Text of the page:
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Tips for Managing Donations


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A group of volunteers meets in a circle in a disaster distribution site.

A group of volunteers in Central, Louisiana prepares to unload and organize donations. Photo courtesy of DiscoverCentral.net.

In August 2016, over seven trillion gallons of rain fell over the course of 48-hours in the city of Central, Louisiana, swallowing the city and much of southern Louisiana. Donations started pouring into Central almost immediately after shelters opened, far exceeding the city’s expectations and donation management plan.

Director of Economic Development for the city of Central Amanda Moody was responsible for managing and coordinating the massive amount of donations. Use these tips from Moody to help your locality plan for the unexpected and avoid the “second disaster” that donations can become.

Before a disaster, designate at least one person to manage donations.

  • “You need to have at least one person, maybe even two or three, pre-determined to handle supply receiving, distribution and volunteer recruitment,” Moody says. “Calls will come in almost immediately, and someone has to be there to take them.”

Have a forklift on-hand.

  • During a major disaster, most donations are delivered on pallets in 18-wheeler trucks, requiring a forklift to unload. Find out if your community has a forklift that will be available, or contract with a local vendor to have one brought in.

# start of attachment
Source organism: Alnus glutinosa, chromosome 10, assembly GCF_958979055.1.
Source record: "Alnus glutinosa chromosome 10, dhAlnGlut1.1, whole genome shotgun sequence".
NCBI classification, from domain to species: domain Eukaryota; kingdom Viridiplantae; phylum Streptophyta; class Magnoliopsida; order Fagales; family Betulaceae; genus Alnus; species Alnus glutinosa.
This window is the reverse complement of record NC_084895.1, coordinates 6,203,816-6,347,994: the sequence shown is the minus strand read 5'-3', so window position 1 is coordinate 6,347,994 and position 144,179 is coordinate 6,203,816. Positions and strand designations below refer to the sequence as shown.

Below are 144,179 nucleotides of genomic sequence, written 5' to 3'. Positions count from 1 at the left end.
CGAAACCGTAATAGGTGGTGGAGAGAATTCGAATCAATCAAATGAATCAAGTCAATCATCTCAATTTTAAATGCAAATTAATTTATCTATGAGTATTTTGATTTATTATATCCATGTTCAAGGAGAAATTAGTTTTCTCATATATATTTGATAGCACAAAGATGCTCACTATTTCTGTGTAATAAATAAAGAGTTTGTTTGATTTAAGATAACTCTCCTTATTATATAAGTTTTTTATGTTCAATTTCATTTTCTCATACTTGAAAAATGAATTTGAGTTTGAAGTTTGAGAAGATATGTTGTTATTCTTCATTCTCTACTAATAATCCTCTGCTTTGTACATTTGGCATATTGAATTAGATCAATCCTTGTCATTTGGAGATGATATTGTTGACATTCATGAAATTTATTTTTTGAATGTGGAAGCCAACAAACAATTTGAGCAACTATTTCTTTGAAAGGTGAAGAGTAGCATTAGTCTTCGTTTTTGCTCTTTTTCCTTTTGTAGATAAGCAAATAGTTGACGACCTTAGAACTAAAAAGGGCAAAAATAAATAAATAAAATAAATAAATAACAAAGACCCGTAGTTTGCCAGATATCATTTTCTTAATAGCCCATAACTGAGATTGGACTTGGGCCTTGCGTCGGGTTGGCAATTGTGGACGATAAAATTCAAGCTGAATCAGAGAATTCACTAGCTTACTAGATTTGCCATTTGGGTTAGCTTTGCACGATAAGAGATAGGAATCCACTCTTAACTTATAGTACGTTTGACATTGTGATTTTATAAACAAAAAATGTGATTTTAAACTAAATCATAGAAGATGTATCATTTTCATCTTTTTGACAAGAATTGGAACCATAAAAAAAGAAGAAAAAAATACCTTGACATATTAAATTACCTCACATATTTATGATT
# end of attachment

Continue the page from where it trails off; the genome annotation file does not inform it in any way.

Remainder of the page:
Have several pre-designated donation storage and distribution sites. 

  • Have multiple facilities identified in case sites are impacted by the disaster or donations overflow a single site.
  • Choose facilities that have forklifts or dollies available, or that can accommodate contracted forklifts and equipment.

Be prepared to turn donations away.

  • Donations can overwhelm localities that don’t have the manpower to handle more donations or a need for what’s being offered. Donors can get angry; be sure to express how grateful and appreciative you are for their offer, but explain your situation and inability to accept more donations.

Limit clothing donations from the outset.

  • “Clothes became the biggest donation, we ended up with mountains of shoes and clothes to get rid of,” Moody says. “Put a message out from the start that says you’re not accepting clothing donations or be prepared to cut-off clothing donations early-on.”

Ask for donations to come in organized on the truck.

  • “When you’re initially speaking with organizations, you’re so grateful that you hate to put any kind of additional burden on them,” says Moody. “It will make a world of difference if you remember to ask them to bring donations in already organized on the truck.”

Have a plan for registering volunteers and tracking volunteer efforts.

  • Create a website or forum where volunteers can sign-up and provide contact information and their availability and skills.
  • Have sign-in sheets pre-developed to use on-site; you will need to track volunteer efforts from the start to be fully reimbursed by FEMA for volunteer work.

Be aware that donation needs transition throughout recovery.

  • “At first, you’ll need essentials like food, water, toothbrushes and toothpaste,” Moody explains. “But as soon as residents can access their homes they will want cleaning supplies, and soon after supplies to rebuild like nails, sheetrock and tools.”

Use social media.

  • Post the details of when and where residents can get donations.
  • Use social media to put out calls for volunteers to help unload, organize and distribute donations.

Partner with local volunteer organizations, don’t just rely on large, national organizations.

  • Local volunteer and faith-based organizations oftentimes can provide more immediate assistance and are also more familiar with your jurisdiction.

 

See “Experiences Gained: Managing Donations and Volunteers in Central, Louisiana,” to get more advice from Central stakeholders. 

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